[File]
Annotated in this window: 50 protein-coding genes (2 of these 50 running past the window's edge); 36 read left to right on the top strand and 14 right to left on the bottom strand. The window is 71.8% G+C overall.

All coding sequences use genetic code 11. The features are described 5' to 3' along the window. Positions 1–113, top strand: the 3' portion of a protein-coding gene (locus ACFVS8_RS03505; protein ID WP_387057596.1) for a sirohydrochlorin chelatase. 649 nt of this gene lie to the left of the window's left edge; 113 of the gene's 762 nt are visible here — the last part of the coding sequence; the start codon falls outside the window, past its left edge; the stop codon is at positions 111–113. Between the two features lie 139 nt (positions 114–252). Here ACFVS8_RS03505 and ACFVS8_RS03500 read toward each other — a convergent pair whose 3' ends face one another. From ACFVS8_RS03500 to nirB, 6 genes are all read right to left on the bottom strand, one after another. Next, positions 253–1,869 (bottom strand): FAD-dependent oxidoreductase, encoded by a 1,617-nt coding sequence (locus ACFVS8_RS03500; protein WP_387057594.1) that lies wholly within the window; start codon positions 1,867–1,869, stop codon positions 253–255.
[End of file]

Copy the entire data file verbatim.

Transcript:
Annotated in this window: 50 protein-coding genes (2 of these 50 running past the window's edge); 36 read left to right on the top strand and 14 right to left on the bottom strand. The window is 71.8% G+C overall.

All coding sequences use genetic code 11. The features are described 5' to 3' along the window. Positions 1–113, top strand: the 3' portion of a protein-coding gene (locus ACFVS8_RS03505; protein ID WP_387057596.1) for a sirohydrochlorin chelatase. 649 nt of this gene lie to the left of the window's left edge; 113 of the gene's 762 nt are visible here — the last part of the coding sequence; the start codon falls outside the window, past its left edge; the stop codon is at positions 111–113. Between the two features lie 139 nt (positions 114–252). Here ACFVS8_RS03505 and ACFVS8_RS03500 read toward each other — a convergent pair whose 3' ends face one another. From ACFVS8_RS03500 to nirB, 6 genes are all read right to left on the bottom strand, one after another. Next, positions 253–1,869 (bottom strand): FAD-dependent oxidoreductase, encoded by a 1,617-nt coding sequence (locus ACFVS8_RS03500; protein WP_387057594.1) that lies wholly within the window; start codon positions 1,867–1,869, stop codon positions 253–255.